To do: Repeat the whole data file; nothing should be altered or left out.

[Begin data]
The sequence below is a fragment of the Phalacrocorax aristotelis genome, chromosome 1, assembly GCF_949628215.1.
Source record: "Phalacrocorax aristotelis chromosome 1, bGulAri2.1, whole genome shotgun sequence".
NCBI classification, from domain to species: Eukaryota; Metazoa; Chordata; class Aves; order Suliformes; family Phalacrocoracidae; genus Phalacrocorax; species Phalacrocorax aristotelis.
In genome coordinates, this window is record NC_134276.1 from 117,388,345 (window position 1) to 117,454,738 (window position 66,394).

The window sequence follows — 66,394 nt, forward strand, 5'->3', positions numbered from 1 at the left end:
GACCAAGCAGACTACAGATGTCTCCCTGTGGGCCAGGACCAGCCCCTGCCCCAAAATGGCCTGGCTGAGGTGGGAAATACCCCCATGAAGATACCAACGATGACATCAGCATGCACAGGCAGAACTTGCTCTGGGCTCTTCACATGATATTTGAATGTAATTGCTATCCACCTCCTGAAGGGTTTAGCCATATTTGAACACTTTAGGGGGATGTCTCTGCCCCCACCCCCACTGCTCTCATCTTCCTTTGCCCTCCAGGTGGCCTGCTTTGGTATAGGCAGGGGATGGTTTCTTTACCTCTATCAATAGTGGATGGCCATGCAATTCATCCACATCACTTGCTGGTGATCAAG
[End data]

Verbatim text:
The sequence below is a fragment of the Phalacrocorax aristotelis genome, chromosome 1, assembly GCF_949628215.1.
Source record: "Phalacrocorax aristotelis chromosome 1, bGulAri2.1, whole genome shotgun sequence".
NCBI classification, from domain to species: Eukaryota; Metazoa; Chordata; class Aves; order Suliformes; family Phalacrocoracidae; genus Phalacrocorax; species Phalacrocorax aristotelis.
In genome coordinates, this window is record NC_134276.1 from 117,388,345 (window position 1) to 117,454,738 (window position 66,394).

The window sequence follows — 66,394 nt, forward strand, 5'->3', positions numbered from 1 at the left end:
GACCAAGCAGACTACAGATGTCTCCCTGTGGGCCAGGACCAGCCCCTGCCCCAAAATGGCCTGGCTGAGGTGGGAAATACCCCCATGAAGATACCAACGATGACATCAGCATGCACAGGCAGAACTTGCTCTGGGCTCTTCACATGATATTTGAATGTAATTGCTATCCACCTCCTGAAGGGTTTAGCCATATTTGAACACTTTAGGGGGATGTCTCTGCCCCCACCCCCACTGCTCTCATCTTCCTTTGCCCTCCAGGTGGCCTGCTTTGGTATAGGCAGGGGATGGTTTCTTTACCTCTATCAATAGTGGATGGCCATGCAATTCATCCACATCACTTGCTGGTGATCAAG